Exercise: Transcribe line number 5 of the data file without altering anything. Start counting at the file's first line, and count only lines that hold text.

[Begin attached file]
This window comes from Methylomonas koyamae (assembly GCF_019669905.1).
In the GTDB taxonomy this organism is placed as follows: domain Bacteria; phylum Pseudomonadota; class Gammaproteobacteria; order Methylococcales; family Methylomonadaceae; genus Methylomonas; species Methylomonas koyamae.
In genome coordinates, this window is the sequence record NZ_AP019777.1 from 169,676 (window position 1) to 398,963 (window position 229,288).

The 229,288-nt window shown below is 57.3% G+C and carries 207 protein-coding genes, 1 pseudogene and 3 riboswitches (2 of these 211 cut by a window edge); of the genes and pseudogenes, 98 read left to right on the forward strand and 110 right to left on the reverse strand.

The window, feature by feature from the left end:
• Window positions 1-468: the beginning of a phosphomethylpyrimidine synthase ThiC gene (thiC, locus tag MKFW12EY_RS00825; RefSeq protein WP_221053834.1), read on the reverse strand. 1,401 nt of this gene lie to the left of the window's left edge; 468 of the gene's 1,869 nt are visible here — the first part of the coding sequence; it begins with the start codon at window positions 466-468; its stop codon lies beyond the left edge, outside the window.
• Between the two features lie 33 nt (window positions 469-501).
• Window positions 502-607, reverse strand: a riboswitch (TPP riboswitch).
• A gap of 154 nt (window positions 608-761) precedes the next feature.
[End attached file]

The window, feature by feature from the left end: